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Basically, with the comparatively low-rate tax regime, Hong Kong has remained as one of the most popular markets in the Asia Pacific. Profits tax, Salaries tax and Property tax are fundamentally chargeable according to income taxes in Hong Kong. Besides, Inland Revenue Department (IRD) does not impose Capital gains, Dividend, Interest incomes, Hotel accommodation (HAT), Sales, Value-added (VAT) or Withholdings taxes. People are required to file Tax Return with Hong Kong IRD every Year of Assessment (YA), a period of 12 months from the 1st of April to the 31st of March next year.

1. Profits tax in Hong Kong


Individuals, corporations, partnerships and trustees are obliged by a territorial profits taxation of Hong Kong, regardless of being resident or non-resident. Their incomes from trade, profession or business arising in or derived from this territory are levied based on its two-tiered tax system.

Profits tax rate in Hong Kong of first 2 million HKD is 8.25 percent for corporates and 7.5 percent for unincorporated businesses (i.e sole proprietorships or partnerships). The remainder profit is payable of 16.5 percent and 15 percent for corporations and unincorporated businesses, respectively. Remarkably, it is tax-free for the revenue coming from outside of Hong Kong.

Profits tax rate for the year of assessement of 2018/19 onwards

TaxpayersAssessable Profits in HK$Tax rate
Above $2,000,00016.5%
Unincorporated businesses$2,000,0007.5%
Above $2,000,00015%


Hong Kong Inland Revenue Department (IRD) issues profits tax return on the first business days of April in the relevant year of assessment (YA), and the filing due date is on May 2nd. Profits tax in Hong Kong must be paid from November to April of the next year. Each type of taxpayers must file one of these forms:

  • Profits Tax Return – Corporations (BIR51)
  • Profits Tax Return – Persons Other Than Corporations (BIR52)
  • Profits Tax Return – In Respect Of Non-Resident Persons (BIR54)

Assessable profits is derived from net profits in financial statements after adjustments to account for non-deductible expenses, allowable expenses and non-assessable income.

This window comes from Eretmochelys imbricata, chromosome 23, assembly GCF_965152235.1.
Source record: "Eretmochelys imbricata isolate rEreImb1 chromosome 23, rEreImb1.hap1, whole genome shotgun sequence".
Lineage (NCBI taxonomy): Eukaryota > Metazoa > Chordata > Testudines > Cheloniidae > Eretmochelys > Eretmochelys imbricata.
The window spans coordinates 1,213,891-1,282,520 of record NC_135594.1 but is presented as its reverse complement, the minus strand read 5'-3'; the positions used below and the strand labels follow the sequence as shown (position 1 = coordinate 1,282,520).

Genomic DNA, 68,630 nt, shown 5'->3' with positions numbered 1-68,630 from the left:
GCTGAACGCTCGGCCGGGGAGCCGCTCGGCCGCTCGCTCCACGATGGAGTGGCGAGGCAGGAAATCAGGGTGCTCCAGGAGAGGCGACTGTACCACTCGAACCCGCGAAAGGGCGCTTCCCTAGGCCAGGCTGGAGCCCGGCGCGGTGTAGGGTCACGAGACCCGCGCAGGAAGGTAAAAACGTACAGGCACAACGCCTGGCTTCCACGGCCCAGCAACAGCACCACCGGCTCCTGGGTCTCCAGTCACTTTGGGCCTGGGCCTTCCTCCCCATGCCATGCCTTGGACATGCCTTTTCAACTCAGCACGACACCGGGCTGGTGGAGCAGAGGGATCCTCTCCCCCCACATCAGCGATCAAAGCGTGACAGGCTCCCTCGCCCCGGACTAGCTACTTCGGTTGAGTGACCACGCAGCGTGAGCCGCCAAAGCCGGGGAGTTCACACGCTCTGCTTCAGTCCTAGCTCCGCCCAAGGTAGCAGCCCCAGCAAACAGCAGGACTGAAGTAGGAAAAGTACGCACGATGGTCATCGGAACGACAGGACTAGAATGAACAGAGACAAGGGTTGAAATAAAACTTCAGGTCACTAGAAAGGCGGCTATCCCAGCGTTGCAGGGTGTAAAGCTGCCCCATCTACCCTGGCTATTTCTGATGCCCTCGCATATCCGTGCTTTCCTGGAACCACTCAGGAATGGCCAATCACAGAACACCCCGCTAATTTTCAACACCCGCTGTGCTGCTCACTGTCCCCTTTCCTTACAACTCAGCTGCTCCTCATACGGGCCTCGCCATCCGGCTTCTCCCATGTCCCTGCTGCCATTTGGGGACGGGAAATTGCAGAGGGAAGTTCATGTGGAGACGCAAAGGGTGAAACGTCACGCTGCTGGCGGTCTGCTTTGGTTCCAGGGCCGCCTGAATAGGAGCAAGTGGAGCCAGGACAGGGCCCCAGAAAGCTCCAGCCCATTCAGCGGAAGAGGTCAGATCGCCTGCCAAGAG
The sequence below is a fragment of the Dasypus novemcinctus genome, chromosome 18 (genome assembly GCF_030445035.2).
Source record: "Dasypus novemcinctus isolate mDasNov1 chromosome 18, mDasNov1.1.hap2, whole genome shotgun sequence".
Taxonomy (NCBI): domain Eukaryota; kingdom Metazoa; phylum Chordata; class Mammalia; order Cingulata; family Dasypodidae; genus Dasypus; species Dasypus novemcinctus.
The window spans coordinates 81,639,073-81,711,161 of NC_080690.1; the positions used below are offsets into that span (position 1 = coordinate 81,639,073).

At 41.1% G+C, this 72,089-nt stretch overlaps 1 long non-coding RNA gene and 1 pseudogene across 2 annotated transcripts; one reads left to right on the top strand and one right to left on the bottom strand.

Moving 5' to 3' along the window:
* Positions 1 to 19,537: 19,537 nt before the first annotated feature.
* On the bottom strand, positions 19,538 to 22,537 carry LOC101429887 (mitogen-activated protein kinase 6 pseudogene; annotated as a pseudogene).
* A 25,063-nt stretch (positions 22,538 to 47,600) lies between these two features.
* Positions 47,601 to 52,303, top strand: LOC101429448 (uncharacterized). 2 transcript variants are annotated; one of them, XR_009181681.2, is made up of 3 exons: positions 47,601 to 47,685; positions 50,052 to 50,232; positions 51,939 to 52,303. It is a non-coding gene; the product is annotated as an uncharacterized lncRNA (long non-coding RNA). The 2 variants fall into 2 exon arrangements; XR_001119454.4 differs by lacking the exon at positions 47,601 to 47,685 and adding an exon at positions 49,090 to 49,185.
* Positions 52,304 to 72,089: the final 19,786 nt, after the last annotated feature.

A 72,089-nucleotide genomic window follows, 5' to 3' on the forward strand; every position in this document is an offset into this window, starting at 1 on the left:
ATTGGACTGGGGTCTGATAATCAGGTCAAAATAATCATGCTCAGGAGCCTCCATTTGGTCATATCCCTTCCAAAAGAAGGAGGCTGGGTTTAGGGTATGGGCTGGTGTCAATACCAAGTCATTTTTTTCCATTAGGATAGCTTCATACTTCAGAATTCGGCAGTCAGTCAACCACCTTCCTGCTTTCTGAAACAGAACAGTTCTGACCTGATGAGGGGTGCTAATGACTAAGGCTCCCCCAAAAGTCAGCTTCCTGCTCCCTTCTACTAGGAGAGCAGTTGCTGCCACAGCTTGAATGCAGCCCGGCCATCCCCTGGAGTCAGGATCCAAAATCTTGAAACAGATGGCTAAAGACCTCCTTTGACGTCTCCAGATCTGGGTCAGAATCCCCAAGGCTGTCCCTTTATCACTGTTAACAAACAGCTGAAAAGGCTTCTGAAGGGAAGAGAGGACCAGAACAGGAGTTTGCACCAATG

Net Profits + Non-deductible expense + Allowable expense / Non-assessable = Taxable Income

Non-deductible expenses are comprised of:

  • Expenses not incurred in the production of chargeable profits
  • Expenses for domestic and private use
  • Any disbursements and expenses paid for the proprietor, partner or their spouses related to:
    • Remunerations/drawings
    • Interest paid for capital or loans
    • Contributions to mandatory provident fund scheme (MPF) in excess of allowable amount under Inland Revenue Ordinance and any contributions to MPFs for their spouse.
    • Rent and other benefits
  • Penalties and fines
  • All taxes paid/payable other than salaries tax with respect to employee's remuneration
  • Cost of properties/assets improvements

Incomes exempt from Profits tax typically include:

  • Dividends received from a corporation
  • Profits already included in assessable profits of other persons i.e of corporation, partnership
  • Interest income from following sources:
    • Deposit account in Hong Kong from authorized institutions
    • Tax reserve certificate
    • Bonds issued under the loans ordinance or the loans (government bonds) ordinance

Losses are allowed to be carried forward to offset against profits in subsequent years with no time limit.

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2. Salaries tax in Hong Kong


Hong Kong adopts a progressive regime for salary taxation. The tax rates in Hong Kong increase from 2%, 6%, 10%, 14% and 17% due to every 50,000 HKD of net chargeable income. However, people are only levied on the salaries earned inside of Hong Kong according to the territorial principles, alike with profits tax.

Salaries tax rate for the year of assessment of 2018/19 onwards

Net chargeable incomeSalaries tax rateSalaries tax payable amount
For the first $HK50,0002%$HK1,000
On the next $HK50,0006%$HK3,000
On the next $HK50,00010%$HK5,000
On the next $HK50,00014%$HK7,000
Above $HK200,00017%

Total salaries contain the followings, but not exhaustive:

  • Salaries, wages and director’s fee
  • Commissions, bonuses, leave pay
  • Allowances, perquisites and fringe benefits
  • Termination payments and retirement benefits
  • Pensions
  • Stock awards and share options


Obliged to IRD requirements, individuals must submit Salaries Tax Return – Individuals (Form BIR60) by June 2nd of the relevant year for unrepresented cases and July 2nd for represented ones. The salaries tax payment is made up of two components:

  • Salaries tax for current year of assessment (i.e. 2018/19)
  • Provisional salaries tax (PST) for the next assessment year (i.e. 2019/20)

The due date of tax settlement is stipulated in the assessment notice issued by IRD to taxpayers, typically between January and April of the next year.

There are two ways to conduct payable salaries tax in Hong Kong:

  • Evaluating as personal assessment: Total of incomes from all sources is taxed at a progressive rate. With its flexibility, taxpayers are able to carry losses among different income tax types. Personal assessment is efficient from the time it is selected. The previous payment is not refundable. Therefore, losses carried forward before the election of personal assessment offset for the same kind of income only.